5 Tips to Mitigate Cloud Outages
For many of us, 2015 reached the point when Applied Science and Cloud Computing matured together. Cloud Computing & Storage facility incited new trends from revolutionizing how you store your memories, how you organize your workforce and collaborate on projects. Today, the three most preferable cloud computing services—Infrastructure as a Service (IaaS), Platform as a Service (PaaS), and Software as a Service (SaaS) (also commonly known as XaaS)—acts as a lifeline to any business and its consumers.
At Google I/O 2016 event, among most awaited announcements, Google presented ‘Android Instant Apps’ that let you run wide range of apps without impacting the memory of your device. Imagine utmostness of cloud service required by billions of devices, running those apps, demanding uninterrupted service to meet the need of jaw-dropping invention.
An enterprise’s IT outage may touch on numerous internal applications, but a cloud outage may affect multiple applications at thousands of businesses. The resolution to these interruptions cannot be entirely curbed as it goes beyond the control of any of authority. Hybrid cloud adoption has grown significantly as enterprises today are hastening to virtualize their on-premise infrastructure to create dynamic, private clouds that can rapidly scale into public infrastructure, decimating risks of service intermission. At times, the situation even gets aggravated by a short service interruption—amplified by the burgeoning number of mission-critical workloads migrating to cloud infrastructure.
Throughout the recent history, planning ahead for this contingency has been a crucial step to look out for. Even best of the players weren’t so lucky to avert themselves from the clutches of a cloud outage and their best-laid plans proved ineffective in those dark hours. All that leads to one rule: If you plan on using a cloud service, you need a comprehensive approach of:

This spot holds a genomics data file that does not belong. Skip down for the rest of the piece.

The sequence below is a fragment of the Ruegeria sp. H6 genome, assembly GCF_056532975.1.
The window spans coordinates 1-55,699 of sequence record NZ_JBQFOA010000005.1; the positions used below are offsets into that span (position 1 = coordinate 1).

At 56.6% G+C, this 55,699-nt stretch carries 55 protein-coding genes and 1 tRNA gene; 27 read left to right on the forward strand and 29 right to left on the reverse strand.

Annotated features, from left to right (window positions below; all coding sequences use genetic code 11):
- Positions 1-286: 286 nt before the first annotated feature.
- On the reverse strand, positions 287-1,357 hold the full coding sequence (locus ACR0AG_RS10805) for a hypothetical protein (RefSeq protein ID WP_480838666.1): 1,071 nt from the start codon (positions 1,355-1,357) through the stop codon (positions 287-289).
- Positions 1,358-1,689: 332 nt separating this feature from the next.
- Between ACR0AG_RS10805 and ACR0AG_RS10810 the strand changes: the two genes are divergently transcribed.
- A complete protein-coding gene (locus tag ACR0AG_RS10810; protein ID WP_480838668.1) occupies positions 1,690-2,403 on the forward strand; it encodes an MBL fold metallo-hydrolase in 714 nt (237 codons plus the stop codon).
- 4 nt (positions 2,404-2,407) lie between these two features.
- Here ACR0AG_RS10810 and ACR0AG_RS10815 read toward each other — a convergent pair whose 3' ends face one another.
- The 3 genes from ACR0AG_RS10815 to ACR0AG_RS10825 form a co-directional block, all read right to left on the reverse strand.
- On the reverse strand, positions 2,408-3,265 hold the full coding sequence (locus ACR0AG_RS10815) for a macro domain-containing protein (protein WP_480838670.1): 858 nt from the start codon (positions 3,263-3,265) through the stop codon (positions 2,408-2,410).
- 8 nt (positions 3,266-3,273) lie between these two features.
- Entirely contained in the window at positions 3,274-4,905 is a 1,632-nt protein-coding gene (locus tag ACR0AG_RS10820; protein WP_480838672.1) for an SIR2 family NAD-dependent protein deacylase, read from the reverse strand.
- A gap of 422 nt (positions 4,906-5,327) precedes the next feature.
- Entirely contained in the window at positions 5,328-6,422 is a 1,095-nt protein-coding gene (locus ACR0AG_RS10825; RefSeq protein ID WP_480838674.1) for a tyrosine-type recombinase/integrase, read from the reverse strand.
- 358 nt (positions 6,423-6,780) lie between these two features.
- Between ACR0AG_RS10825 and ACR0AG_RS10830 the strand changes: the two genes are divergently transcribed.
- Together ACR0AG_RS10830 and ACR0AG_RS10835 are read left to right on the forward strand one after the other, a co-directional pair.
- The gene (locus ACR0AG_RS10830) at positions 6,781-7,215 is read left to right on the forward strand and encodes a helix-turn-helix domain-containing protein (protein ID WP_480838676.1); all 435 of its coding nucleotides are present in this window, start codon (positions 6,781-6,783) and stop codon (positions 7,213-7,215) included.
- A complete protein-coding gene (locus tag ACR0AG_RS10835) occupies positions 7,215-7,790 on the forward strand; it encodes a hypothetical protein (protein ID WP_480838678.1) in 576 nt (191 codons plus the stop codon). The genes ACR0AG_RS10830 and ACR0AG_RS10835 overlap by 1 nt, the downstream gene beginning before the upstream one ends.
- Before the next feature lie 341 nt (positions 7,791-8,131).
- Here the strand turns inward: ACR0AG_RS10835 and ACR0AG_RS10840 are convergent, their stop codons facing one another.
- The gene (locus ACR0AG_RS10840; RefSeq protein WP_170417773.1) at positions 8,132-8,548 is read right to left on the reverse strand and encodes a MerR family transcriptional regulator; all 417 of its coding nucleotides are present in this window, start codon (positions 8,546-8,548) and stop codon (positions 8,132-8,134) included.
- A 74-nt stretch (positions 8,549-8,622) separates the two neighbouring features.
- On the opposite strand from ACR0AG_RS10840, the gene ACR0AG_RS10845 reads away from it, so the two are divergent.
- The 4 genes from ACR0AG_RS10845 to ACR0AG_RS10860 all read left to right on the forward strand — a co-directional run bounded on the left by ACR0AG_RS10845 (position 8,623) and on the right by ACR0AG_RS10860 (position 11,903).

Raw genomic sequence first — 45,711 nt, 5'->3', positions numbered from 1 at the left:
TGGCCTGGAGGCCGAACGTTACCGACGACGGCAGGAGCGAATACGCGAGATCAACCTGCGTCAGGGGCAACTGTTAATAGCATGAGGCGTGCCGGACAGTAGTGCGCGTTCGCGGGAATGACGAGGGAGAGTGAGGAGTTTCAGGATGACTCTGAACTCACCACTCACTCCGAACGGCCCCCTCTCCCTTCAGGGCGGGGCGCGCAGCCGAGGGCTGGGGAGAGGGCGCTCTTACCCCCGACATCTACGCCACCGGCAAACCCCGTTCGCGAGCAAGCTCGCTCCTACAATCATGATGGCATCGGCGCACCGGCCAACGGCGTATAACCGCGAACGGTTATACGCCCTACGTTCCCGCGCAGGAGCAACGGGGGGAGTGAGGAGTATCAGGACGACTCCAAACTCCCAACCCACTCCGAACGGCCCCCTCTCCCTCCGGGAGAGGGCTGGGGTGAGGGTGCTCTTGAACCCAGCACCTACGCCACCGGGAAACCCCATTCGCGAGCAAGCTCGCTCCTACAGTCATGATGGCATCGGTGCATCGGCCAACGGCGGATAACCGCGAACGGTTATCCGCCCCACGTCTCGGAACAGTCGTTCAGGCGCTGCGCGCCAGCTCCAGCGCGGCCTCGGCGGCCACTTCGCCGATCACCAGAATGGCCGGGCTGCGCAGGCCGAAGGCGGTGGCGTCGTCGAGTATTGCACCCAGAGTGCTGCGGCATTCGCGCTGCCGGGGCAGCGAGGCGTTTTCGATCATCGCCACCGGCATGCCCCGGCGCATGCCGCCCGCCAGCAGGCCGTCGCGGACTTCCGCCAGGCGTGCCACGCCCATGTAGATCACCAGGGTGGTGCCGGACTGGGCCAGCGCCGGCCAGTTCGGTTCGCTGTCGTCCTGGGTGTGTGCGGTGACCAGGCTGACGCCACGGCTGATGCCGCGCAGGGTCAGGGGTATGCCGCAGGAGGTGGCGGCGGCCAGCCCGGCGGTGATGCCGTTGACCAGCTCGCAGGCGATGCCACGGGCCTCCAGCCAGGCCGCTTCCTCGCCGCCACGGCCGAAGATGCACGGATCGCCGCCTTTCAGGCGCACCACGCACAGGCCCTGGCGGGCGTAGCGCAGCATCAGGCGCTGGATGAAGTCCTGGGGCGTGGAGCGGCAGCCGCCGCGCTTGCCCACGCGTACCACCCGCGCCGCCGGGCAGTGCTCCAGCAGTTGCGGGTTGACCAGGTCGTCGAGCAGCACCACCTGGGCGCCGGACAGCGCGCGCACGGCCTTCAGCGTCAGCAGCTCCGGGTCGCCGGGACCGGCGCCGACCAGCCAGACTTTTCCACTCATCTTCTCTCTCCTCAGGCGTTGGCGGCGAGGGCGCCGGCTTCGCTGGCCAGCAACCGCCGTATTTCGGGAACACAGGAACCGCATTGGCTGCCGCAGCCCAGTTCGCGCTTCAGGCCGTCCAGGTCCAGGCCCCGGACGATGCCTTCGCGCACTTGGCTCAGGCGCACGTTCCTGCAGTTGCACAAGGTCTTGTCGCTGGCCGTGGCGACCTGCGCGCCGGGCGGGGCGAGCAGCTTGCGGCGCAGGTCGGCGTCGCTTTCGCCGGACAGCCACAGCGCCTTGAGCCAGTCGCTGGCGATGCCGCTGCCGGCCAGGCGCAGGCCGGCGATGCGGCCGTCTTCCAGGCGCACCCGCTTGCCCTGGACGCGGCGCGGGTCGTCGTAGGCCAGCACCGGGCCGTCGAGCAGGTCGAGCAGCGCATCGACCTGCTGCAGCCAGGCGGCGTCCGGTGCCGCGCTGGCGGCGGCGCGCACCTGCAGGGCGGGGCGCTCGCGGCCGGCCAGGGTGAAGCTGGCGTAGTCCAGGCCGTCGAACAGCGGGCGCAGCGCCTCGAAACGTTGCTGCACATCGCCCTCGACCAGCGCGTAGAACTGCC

1) What transformation could it bring to your organization? And,
2) How ready are you to defend yourself in the event of cloud outage?
"Put your risk-mitigation strategy firmly in place before moving into the cloud environment," says Phil Fersht, founder, HfS Research.
Here are five tips to mitigate the risk of cloud outage and help you and your customers in ousting the consequences:
• Ask Right Questions From Vendors
What is your pricing structure? Pricing structure for cloud computing can vary significantly depending upon the needs. Be wary of large upfront costs, which aren't the norm for reputable cloud service providers.
How secure is your cloud? For e.g. if your business is in the healthcare industry, vendor should be compliant with the Health Insurance Portability and Accountability Act (HIPAA)—deals with the patient’s data privacy and security.
How safe is the data and what if you lose it? Ask for Industry security measures for customer access and privacy, data center physical security and data redundancy. What data redundancies does it have in place to palliate the risks of data loss?
Can your cloud scale up to meet business needs? As growth in business and your cloud storage needs go hand-in-hand, know about what additional storage capacity and other services can be offered to you over time.